Shop Talk Podcast Episode 6: James Bruton on the Magic of Inventing

Muna Idriss Muna Idriss December 22, 2023

2 min read

Welcome to Shop Talk, a podcast where we catch up with designers and makers live from their workshops. In this episode, designer and Autodesker Jonathan Odom speaks with James Bruton.

James Bruton is a former toy designer, current YouTube maker, and general robotics, electrical and mechanical engineer. He’s a fan of DIY and innovating through trial and error. He believes 3D printing can solve most issues and we spend this episode learning more about him and his inventions.

Below is a short excerpt from the conversation to give you a taste of what to expect. You can listen to the full episode below:

This excerpt is edited for brevity and clarity.

So, tell us a little bit about how Fusion fits into your workflow.

So everything’s designed in Fusion to start with—the whole assembly is in Fusion. So there’s a CAD file with this assembly in the plywood bike, with the wheels on and everything else. The parts are 3D printed so I’ll export as STL files and put them into the slicer and go off and print them. For the other parts of the CNC then I’ll just export a sketch. And then I use a different CAM software to go and turn that into toolpaths.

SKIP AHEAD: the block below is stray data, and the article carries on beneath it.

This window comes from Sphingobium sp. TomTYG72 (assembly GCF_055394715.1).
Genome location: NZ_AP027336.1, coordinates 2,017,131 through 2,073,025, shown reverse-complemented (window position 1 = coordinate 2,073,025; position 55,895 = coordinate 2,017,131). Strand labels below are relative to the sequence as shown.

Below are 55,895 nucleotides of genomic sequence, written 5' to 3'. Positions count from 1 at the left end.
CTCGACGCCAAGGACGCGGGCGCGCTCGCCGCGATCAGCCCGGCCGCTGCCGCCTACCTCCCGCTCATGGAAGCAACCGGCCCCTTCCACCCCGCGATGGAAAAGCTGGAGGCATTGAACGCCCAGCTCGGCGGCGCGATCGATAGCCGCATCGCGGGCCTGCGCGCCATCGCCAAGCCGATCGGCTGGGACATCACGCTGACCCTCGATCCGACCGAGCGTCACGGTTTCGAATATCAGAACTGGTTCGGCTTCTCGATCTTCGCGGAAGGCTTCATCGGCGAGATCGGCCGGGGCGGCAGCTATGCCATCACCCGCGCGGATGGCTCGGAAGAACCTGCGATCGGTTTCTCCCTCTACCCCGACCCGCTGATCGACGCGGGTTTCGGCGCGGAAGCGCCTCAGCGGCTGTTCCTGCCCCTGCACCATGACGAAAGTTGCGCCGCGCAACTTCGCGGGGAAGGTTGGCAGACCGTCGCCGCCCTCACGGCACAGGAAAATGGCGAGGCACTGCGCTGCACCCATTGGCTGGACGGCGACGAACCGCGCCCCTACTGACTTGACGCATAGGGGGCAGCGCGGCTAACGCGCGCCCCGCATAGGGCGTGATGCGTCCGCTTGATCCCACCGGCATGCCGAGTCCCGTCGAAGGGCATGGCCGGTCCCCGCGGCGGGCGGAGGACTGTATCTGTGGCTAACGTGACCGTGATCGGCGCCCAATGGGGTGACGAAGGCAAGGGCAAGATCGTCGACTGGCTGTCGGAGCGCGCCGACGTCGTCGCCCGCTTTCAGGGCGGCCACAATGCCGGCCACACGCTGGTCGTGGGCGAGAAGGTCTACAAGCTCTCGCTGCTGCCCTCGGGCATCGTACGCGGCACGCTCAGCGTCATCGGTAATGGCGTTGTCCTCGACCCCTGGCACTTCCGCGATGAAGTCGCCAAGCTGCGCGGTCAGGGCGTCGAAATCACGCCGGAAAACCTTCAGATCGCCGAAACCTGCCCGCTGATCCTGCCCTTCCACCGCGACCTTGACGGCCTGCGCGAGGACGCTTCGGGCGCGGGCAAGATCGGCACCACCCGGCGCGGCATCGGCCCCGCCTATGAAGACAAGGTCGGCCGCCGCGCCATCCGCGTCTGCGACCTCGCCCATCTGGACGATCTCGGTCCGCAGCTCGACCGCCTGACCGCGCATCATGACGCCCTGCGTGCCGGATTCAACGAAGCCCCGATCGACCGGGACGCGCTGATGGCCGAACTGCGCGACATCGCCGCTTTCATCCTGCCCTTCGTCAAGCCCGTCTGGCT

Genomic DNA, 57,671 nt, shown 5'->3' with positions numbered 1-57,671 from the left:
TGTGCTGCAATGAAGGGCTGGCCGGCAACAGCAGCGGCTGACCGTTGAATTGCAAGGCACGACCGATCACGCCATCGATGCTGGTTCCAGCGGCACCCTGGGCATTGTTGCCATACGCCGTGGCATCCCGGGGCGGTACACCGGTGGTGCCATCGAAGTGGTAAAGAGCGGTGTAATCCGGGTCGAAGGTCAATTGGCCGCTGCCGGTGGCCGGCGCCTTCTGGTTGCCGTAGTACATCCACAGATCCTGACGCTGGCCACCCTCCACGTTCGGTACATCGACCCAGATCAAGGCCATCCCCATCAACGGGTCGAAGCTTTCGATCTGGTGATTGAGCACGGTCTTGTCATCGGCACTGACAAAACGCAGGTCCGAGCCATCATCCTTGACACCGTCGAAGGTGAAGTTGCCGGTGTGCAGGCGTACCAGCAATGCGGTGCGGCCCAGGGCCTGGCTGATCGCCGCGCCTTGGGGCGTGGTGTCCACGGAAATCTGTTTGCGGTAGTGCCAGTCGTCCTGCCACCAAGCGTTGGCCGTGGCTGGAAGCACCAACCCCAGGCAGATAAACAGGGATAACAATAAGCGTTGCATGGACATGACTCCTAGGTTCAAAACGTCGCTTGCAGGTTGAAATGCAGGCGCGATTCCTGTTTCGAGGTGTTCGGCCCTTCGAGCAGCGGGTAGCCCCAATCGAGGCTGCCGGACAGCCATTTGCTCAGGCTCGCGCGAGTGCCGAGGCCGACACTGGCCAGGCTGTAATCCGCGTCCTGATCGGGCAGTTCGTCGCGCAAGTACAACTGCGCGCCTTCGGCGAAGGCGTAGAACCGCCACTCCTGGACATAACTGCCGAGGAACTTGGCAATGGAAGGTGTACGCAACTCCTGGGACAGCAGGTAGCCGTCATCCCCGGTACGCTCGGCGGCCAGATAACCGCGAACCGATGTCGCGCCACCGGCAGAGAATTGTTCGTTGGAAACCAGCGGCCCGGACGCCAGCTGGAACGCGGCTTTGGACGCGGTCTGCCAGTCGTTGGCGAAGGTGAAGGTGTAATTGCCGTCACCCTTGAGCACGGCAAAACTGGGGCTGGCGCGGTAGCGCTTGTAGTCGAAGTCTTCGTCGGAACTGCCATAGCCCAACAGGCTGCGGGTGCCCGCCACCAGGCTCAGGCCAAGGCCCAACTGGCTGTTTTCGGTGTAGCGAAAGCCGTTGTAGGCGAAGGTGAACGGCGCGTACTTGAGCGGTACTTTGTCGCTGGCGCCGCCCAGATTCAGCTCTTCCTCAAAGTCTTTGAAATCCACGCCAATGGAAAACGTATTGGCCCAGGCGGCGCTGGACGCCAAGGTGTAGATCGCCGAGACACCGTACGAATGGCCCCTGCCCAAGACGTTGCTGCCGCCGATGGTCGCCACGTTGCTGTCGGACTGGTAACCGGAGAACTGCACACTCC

You don’t you don’t use CAM in Fusion 360? Can you can you tell us why?

I never got into it really. So I use Vectric Aspire at the moment, which they give to creators for free. They’re based in the UK and I run into them at a lot of shows. It’s very easy to use ad I’m not really doing anything very challenging at all. I just find it very simple for doing whatever I need to do, which is typically cutting out a square with a hole in or something.

I did exactly the same thing. Back before I was at Autodesk, I worked at a maker space. The equipment there was set up with another app where you would just export a DXF and cut it out. It was very convenient. What I noticed when I transitioned to Fusion was that the parametric aspect made a huge difference. As you know, when you get a different batch of plywood, even from the same company, it can be off by like a millimeter or two. And that thickness has downstream effects on anything that interfaces with the plywood. What you can do in Fusion is set a parameter for the thickness of the plywood. If that changes, all you do is update the parameter and then all of your tool paths update too, so you don’t have to go through that extra step of exporting a DXF and redoing toolpaths in another app.

Stay tuned for the next episode of Shop Talk. Be sure to subscribe to our YouTube channel, catch up on any episodes you missed, and get your audio-only fix on Spotify.

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